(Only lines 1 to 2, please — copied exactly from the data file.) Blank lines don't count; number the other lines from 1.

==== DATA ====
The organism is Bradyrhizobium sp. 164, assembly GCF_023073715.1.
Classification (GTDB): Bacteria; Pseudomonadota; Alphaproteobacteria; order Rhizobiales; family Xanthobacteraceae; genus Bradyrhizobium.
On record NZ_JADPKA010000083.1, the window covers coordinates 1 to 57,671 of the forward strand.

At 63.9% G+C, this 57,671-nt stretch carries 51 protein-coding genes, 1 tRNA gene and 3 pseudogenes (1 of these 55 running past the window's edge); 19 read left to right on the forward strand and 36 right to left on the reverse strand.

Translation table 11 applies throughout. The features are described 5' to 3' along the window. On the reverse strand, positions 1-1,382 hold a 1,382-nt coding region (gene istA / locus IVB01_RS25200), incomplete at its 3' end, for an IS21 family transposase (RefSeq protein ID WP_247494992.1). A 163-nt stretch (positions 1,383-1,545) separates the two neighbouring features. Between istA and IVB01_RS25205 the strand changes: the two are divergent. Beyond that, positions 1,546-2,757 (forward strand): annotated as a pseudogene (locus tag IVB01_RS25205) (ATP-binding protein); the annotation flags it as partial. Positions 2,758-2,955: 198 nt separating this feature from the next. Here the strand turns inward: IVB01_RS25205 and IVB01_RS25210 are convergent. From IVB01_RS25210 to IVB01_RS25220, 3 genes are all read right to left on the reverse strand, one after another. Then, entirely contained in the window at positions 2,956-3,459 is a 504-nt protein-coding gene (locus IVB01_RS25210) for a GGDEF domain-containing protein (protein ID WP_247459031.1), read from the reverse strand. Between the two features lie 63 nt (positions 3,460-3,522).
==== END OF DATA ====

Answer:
The organism is Bradyrhizobium sp. 164, assembly GCF_023073715.1.
Classification (GTDB): Bacteria; Pseudomonadota; Alphaproteobacteria; order Rhizobiales; family Xanthobacteraceae; genus Bradyrhizobium.